The European Commission has now set out the new disclosure templates to be used by EU credit institutions selling non-performing loans (“NPLs”) under the Directive on Credit Servicers and Credit Purchasers (the “Directive”). These disclosure templates are set out in the adopted implementing technical standards (the “ITS”) to the Directive. The ITS enters into force today - 19 October 2023.
The Directive and the ITS will apply to the sales and servicing of NPLs issued by a credit institution established in the EU. The Directive is due to be transposed into Irish law by 29 December 2023. We have previously provided updates and more detailed analysis on the Directive as it has progressed through the legislative process: in June 2021, August 2021, November 2021 and September 2023 respectively.
Who should be interested in the ITS?
The ITS is of particular interest and importance to EU credit institutions (i.e. banks and institutions that accept deposits from the public) who intend to sell NPLs that were originated post 1 July 2018, and to the advisers to such sellers. It will also be of some interest to the purchasers of those NPLs.
How are NPLs defined?
The definition of NPL in the Directive (and by extension the ITS) is a credit agreement that has been classified as non-performing in accordance with Article 47a of the EU Capital Requirements Regulation. In very general terms and for this purpose, a credit agreement becomes non-performing when:
- the borrower is assessed as unlikely to repay in full without realisation of collateral; or
- more than 90 days have passed without the borrower paying the agreed instalments; or
- it is otherwise considered impaired in accordance with the applicable accounting framework.
Amongst other matters, the Directive mandates that an EU credit institution must provide prospective credit purchasers with necessary information regarding the NPLs and any collateral so as to enable prospective credit purchasers to conduct financial due diligence and valuation prior to entering into the relevant NPL transfer agreement. The ITS now specifies the information to be provided by EU credit institutions selling NPLs under the Directive. EU credit institutions will have to use the data disclosure templates prescribed under the ITS for this purpose and will also have to use the same templates if they transfer NPLs to other EU credit institutions.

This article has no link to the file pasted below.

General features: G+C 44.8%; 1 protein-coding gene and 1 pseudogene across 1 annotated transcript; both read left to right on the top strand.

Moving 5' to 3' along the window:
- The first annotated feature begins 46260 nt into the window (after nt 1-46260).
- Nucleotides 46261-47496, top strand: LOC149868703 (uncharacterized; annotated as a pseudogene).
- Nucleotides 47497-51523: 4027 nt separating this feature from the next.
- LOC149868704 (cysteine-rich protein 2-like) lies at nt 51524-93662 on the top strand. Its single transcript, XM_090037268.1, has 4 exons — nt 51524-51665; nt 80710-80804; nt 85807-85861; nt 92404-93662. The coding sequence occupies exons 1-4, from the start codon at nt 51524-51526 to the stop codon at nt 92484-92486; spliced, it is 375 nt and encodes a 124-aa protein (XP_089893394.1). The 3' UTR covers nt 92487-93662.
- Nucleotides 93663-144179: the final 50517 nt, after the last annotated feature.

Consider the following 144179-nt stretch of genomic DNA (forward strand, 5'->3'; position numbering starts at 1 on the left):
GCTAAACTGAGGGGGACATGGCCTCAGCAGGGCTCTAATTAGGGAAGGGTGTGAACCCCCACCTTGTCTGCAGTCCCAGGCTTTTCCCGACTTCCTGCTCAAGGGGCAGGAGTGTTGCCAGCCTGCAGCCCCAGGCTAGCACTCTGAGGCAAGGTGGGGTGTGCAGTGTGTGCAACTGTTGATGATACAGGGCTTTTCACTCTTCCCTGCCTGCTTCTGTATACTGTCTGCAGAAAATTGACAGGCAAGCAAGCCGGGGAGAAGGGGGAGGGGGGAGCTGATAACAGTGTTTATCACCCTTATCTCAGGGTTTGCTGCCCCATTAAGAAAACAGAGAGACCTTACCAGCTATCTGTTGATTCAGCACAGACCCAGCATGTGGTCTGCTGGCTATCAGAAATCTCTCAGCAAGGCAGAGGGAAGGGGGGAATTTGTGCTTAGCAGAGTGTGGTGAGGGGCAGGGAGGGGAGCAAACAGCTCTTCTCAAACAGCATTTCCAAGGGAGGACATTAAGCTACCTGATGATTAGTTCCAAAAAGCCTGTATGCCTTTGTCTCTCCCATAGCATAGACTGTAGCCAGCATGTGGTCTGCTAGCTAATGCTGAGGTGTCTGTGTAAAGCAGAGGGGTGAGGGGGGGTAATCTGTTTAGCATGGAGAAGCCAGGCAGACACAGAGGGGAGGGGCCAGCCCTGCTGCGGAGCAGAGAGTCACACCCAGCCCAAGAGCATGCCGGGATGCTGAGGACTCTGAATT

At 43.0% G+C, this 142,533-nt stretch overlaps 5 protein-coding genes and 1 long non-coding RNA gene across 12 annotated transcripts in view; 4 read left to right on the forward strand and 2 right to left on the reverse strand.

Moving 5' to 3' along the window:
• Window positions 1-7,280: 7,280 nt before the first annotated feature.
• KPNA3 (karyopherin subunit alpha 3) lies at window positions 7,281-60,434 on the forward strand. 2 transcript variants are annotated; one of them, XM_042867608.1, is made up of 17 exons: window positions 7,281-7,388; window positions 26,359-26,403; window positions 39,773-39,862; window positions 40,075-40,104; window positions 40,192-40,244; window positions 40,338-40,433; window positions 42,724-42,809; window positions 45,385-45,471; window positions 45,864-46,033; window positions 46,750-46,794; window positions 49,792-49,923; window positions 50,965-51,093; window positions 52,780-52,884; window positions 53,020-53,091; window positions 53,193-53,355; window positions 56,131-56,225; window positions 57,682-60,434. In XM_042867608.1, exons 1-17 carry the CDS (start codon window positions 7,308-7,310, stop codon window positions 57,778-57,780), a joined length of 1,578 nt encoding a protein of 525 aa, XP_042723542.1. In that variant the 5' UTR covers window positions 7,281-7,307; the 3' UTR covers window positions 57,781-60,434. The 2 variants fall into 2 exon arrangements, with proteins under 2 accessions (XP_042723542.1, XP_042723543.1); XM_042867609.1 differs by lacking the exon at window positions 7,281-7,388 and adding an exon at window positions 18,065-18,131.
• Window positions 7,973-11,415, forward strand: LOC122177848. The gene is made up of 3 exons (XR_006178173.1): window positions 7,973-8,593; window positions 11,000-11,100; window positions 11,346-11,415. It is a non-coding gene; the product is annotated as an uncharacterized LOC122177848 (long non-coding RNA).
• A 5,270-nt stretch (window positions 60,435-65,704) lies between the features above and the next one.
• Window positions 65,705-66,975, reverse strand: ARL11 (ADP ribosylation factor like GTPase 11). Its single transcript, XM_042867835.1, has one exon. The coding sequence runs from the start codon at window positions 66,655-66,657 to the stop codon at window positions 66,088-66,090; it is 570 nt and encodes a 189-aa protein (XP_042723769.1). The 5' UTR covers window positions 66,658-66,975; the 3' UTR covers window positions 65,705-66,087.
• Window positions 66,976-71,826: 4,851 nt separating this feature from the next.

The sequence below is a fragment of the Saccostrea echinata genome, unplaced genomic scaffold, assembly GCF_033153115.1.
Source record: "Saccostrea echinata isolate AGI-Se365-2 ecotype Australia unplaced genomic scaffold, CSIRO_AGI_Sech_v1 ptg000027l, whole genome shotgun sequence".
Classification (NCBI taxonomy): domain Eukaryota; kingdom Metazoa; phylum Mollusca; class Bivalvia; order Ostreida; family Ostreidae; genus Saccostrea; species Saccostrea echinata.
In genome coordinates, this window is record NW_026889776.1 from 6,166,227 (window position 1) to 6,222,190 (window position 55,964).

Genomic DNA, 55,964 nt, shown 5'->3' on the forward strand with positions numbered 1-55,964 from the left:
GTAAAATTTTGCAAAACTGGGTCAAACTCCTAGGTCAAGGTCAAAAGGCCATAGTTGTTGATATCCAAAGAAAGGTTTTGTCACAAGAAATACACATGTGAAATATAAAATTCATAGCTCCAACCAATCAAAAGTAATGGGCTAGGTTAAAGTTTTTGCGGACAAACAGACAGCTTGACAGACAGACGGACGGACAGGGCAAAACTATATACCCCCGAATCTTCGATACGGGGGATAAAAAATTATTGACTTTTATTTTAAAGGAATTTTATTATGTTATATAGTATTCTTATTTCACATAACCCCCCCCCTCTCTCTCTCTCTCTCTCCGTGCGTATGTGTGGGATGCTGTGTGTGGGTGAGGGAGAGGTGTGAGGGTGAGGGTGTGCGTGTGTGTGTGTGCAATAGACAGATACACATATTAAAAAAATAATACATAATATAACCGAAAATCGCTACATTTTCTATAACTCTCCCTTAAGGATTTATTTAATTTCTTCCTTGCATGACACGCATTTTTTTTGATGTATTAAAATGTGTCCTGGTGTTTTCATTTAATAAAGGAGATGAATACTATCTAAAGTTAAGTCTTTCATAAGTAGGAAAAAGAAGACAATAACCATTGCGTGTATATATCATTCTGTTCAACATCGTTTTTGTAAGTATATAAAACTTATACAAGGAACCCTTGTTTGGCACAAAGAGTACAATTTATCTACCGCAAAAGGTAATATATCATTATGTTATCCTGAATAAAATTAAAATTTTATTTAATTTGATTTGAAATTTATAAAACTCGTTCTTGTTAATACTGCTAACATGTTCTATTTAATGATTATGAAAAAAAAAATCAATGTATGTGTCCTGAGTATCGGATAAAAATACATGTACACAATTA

The ITS creates templates to be completed by the selling EU credit institution on a loan-by-loan basis for transactions where the ITS apply. The ITS provides that data fields in the templates are either mandatory or non-mandatory. EU credit institutions must provide information for all mandatory fields (unless the instructions for completing the disclosure templates in the ITS allow otherwise) and EU credit institutions must make reasonable efforts to provide information for the fields that are not marked as mandatory. Different data fields apply depending on whether the NPL relates to a private individual or corporate borrower and the collateral type of the NPL. The templates are accompanied by a data glossary and instructions for filling in the templates.
There are some exemptions contained within the ITS and the Directive. However, it is important to note that certain NPL types and transaction types are in scope for the overall Directive even though the ITS does not apply to them. Separately, the application of the Directive and the ITS to transfers of portfolios that include both performing loans and NPLs remains uncertain at this point.